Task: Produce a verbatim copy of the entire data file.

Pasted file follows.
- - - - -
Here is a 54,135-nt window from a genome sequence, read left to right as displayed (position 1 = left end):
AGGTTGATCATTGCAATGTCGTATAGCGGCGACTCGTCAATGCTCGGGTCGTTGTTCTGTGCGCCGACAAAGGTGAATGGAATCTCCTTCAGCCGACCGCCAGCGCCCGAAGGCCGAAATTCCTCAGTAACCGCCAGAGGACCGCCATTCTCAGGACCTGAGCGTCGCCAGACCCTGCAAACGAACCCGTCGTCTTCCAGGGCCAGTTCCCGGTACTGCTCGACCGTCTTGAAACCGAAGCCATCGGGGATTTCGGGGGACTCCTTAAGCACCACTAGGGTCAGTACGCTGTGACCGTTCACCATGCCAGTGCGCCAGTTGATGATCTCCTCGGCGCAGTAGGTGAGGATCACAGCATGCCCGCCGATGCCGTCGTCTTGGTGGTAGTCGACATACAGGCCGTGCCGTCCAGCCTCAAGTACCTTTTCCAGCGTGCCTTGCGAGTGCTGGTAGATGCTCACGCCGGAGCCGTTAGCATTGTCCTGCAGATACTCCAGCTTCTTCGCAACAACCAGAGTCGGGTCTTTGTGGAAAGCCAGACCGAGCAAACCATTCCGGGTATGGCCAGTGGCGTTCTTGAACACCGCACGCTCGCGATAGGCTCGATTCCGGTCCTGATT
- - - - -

Here is a 54,135-nt window from a genome sequence, read left to right as displayed (position 1 = left end):
AGGTTGATCATTGCAATGTCGTATAGCGGCGACTCGTCAATGCTCGGGTCGTTGTTCTGTGCGCCGACAAAGGTGAATGGAATCTCCTTCAGCCGACCGCCAGCGCCCGAAGGCCGAAATTCCTCAGTAACCGCCAGAGGACCGCCATTCTCAGGACCTGAGCGTCGCCAGACCCTGCAAACGAACCCGTCGTCTTCCAGGGCCAGTTCCCGGTACTGCTCGACCGTCTTGAAACCGAAGCCATCGGGGATTTCGGGGGACTCCTTAAGCACCACTAGGGTCAGTACGCTGTGACCGTTCACCATGCCAGTGCGCCAGTTGATGATCTCCTCGGCGCAGTAGGTGAGGATCACAGCATGCCCGCCGATGCCGTCGTCTTGGTGGTAGTCGACATACAGGCCGTGCCGTCCAGCCTCAAGTACCTTTTCCAGCGTGCCTTGCGAGTGCTGGTAGATGCTCACGCCGGAGCCGTTAGCATTGTCCTGCAGATACTCCAGCTTCTTCGCAACAACCAGAGTCGGGTCTTTGTGGAAAGCCAGACCGAGCAAACCATTCCGGGTATGGCCAGTGGCGTTCTTGAACACCGCACGCTCGCGATAGGCTCGATTCCGGTCCTGATT